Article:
MNCs in the News-2020-02-21


China’s Ministry of Commerce (MOFCOM) reported that non-financial inward foreign direct investment (FDI) grew 4 percent in January over the same period last year. According to MOFCOM data, notable contributors to inward FDI (IFDI) included South Korea (157.1 percent increase), Japan (50.2 percent increase), and Singapore (40.6 percent increase). IFDI flowing into the high-tech sector represented about 36 percent of the total, with particularly great interest reflected in the medical equipment and instrumentation sector and, to a much lesser degree, the pharmaceutical sector (Zhong Nan, “FDI Climbs in January,” China Daily, February 17, 2020,

At a recent event orchestrated by the Hong Kong Trade Development Council in the United States (US), a survey of attendees revealed they were enthusiastic about the “Greater Bay Area” (GBA) development initiative because of the size of the GBA’s consumer market, opportunities to offer services and products, and Beijing’s liberalizing policy measures such as the opening of the mainland China market to Hong-Kong-based legal and entertainment service providers. Still, capital controls, US-China trade frictions, and legal, policy, and regulatory issues may hinder FDI (HKTDC Research, “US Companies Upbeat on the Great Bay Area,” The HKTDC TATHK Survey 2019,

The coronavirus seems to have “choked key elements of…[the] Belt and Road Initiative.” Reasons include travel restrictions in China and in project host countries as well as factory closures in China. As a result of these factors, projects are short of the laborers and managers, machinery, and parts that they previously have been sourcing from China. Specifically, the Jakarta-Bandung railway in Indonesia, the Sihanoukville Special Economic Zone (SEZ) in Cambodia, and the Payra coal power plant in Bangladesh have experienced adjustments or stoppages (Keith Zhai and Matthew Tostevin, “Coronavirus Slows China’s Belt and Road Push,” Reuters, February 18, 2020,

China Railway Group Ltd. and Power Construction Corp. of China both have rejected foreign media claims that Indonesia’s Jakarta-Bandung high-speed railway project “has hit obstacles amid the novel coronavirus pneumonia outbreak.” Their representatives as well as one interviewee countered that people are working nonstop; that “‘the report exaggerated the situation,’” and that materials shortages are not a big deal. At a press conference, a MOFCOM spokesperson noted that “overseas projects invested and operated by Chinese companies are stable overall” (Ma Jingjing and Li Qiaoyi, “Contractors Deny Western Reports that Jakarta-Bandung High-Speed Railway Construction Hindered,” Global Times, February 20, 2020,


Foreign investors seeking to purchase 1 percent or more stakes in twelve strategic sectors in Japan will be subject to prescreening procedures. These sectors include arms, aircraft, space-related industries, nuclear power, and general-purpose products with the potential to be used for military purposes. The new rule is an integral part of the Foreign Exchange and Foreign Trade Act, which was adopted by the Japanese Diet in November 2019 and aims to prevent foreign influence in companies critical to Japan’s national security (Mariko Kodaki, “Japan tightens entry of foreign investors in 12 strategic sectors,” Nikkei Asian Review, February 21, 2020,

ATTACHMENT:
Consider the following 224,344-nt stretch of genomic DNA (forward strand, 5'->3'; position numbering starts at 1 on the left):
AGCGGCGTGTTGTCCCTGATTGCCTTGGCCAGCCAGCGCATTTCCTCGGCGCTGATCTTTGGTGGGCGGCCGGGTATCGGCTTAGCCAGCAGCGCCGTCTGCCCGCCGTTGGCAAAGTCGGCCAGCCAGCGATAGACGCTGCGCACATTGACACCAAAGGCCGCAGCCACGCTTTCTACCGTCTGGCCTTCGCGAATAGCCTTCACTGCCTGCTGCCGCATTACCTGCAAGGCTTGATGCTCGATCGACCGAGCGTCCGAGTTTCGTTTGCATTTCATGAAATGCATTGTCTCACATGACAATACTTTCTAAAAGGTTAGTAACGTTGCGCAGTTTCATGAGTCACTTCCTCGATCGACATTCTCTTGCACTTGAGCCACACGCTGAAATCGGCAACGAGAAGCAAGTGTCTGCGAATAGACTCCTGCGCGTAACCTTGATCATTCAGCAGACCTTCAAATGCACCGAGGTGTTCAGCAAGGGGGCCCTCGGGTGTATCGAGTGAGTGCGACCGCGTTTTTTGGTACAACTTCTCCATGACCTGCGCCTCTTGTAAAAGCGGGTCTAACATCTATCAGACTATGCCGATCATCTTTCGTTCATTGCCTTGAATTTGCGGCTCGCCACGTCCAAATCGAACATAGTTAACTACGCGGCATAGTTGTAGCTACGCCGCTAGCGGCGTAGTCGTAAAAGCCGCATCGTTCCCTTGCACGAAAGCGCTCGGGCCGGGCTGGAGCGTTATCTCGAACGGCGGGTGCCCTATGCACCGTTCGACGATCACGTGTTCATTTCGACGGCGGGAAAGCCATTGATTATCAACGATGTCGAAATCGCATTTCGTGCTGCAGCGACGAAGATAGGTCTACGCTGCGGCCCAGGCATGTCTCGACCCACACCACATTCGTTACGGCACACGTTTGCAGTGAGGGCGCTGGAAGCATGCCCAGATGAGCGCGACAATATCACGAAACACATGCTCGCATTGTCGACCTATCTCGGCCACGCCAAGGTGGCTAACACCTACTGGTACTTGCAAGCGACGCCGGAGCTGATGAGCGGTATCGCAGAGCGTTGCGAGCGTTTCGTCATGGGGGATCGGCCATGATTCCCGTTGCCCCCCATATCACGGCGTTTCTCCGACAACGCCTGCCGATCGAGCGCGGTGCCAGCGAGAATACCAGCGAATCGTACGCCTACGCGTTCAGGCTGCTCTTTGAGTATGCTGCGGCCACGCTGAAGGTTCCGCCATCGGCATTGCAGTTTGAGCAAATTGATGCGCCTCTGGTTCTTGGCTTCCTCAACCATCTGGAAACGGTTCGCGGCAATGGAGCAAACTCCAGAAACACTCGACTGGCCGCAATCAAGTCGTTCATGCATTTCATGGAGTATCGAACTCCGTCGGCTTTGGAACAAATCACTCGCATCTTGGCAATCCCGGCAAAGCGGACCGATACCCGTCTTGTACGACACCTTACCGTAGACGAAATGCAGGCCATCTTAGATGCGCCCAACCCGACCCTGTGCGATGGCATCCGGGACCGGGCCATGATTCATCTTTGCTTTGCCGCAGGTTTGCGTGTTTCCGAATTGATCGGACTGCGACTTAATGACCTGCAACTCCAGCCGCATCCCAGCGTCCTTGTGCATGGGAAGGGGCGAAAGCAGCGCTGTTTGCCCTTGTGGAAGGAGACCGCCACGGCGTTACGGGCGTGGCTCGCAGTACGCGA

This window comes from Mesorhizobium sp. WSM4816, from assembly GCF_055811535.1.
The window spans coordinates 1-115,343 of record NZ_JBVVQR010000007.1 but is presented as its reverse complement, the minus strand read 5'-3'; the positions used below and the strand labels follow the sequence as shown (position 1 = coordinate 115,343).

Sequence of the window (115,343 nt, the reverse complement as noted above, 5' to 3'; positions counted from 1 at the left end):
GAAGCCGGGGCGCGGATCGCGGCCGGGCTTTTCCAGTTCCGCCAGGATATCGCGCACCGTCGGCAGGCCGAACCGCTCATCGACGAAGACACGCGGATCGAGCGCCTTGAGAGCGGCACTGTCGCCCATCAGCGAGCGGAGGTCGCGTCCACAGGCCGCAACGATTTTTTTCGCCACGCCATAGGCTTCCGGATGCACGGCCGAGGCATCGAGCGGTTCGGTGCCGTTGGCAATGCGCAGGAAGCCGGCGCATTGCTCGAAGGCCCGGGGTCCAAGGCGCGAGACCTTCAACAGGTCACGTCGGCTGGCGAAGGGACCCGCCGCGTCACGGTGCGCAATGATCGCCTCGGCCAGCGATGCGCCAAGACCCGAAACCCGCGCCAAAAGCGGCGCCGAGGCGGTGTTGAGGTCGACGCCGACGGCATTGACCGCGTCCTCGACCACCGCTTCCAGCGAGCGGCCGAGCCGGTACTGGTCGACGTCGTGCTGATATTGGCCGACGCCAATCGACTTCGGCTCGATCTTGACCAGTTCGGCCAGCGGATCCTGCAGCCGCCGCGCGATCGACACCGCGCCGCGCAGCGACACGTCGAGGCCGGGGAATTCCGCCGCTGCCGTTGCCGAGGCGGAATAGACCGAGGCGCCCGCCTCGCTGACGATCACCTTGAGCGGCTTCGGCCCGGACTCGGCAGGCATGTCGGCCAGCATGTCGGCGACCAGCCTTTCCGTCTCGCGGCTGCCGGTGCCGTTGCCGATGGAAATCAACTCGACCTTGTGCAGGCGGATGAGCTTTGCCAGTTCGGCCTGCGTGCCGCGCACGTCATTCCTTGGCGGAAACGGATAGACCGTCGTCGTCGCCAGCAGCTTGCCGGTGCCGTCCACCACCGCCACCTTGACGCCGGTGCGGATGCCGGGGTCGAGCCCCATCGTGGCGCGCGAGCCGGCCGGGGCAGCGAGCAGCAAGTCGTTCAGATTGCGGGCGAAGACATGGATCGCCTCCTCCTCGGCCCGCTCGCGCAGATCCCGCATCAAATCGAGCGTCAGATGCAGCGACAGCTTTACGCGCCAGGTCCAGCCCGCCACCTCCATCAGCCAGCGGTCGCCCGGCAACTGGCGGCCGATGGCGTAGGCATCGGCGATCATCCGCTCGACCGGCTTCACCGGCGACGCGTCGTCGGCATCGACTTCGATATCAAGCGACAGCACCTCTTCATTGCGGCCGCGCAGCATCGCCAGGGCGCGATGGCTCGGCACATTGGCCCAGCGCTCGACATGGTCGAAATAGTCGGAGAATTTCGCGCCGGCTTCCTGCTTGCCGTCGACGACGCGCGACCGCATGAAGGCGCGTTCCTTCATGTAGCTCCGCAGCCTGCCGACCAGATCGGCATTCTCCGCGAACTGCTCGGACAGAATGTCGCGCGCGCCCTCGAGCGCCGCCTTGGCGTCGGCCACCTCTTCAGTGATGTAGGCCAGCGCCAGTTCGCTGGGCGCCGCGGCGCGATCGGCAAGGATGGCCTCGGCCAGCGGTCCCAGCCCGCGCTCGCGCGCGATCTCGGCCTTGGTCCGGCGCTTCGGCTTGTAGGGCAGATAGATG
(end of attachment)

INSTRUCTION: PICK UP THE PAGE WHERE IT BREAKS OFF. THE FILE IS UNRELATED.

A joint venture between Japanese general contractor Shimizu Corp. and Indonesian state-owned construction company P.T. Adhi Karya will undertake an extension of Jakarta’s mass rapid transit system. The contract, which is worth USD $295 million, covers the design and construction of train stations along an 11.8 km northward extension of the North-South Line. The work will begin in March and is expected to be completed in December 2024. The project is expected to ease Jakarta’s notorious traffic congestion (“Work to begin on Jakarta's mass rapid transit extension next month,” Mainichi Shimbun, February 18, 2020,

South Korea

The US International Trade Commission (ITC) recently issued a default judgment in favor of Korea’s LG Chem in its legal wrangle with SK Innovation over the latter’s infringement of its trade secrets. In April 2019, LG Chem filed a lawsuit in Washington claiming SK Innovation had stolen trade secrets relating to electric vehicle rechargeable batteries. The ITC is expected to issue a final ruling in October, which might result in a ban on the import of SK Innovation's products into the US (Michael Herh, “LG Chem Wins Battery Lawsuit against SK Innovation in U.S.,” Business Korea, February 17, 2020,

Korean tech giant Samsung has been put in a bind due to its decision to scale back business in Iran as evidenced by its move to restrict Galaxy Store app services for Iranian users, perhaps due to American sanctions. Per the Iranian Ministry of Information and Communication Technology, Iran might refuse entry to Samsung executives and staff and might exclude their cellphones from registration with Iranian mobile networks. Iranian authorities also warned the country might boost cooperation with Chinese tech firms like Huawei and Xiaomi (Song Su-hyun, “Iran warns Korean tech firms: reports,” The Korea Herald, February 19, 2020,

*The information used herein is gathered from sources believed to be reliable, but the Wong MNC Center does not guarantee their accuracy. The content in this section does not necessarily represent the official view of the Wong MNC Center, its Board of Directors, or its Advisory Board.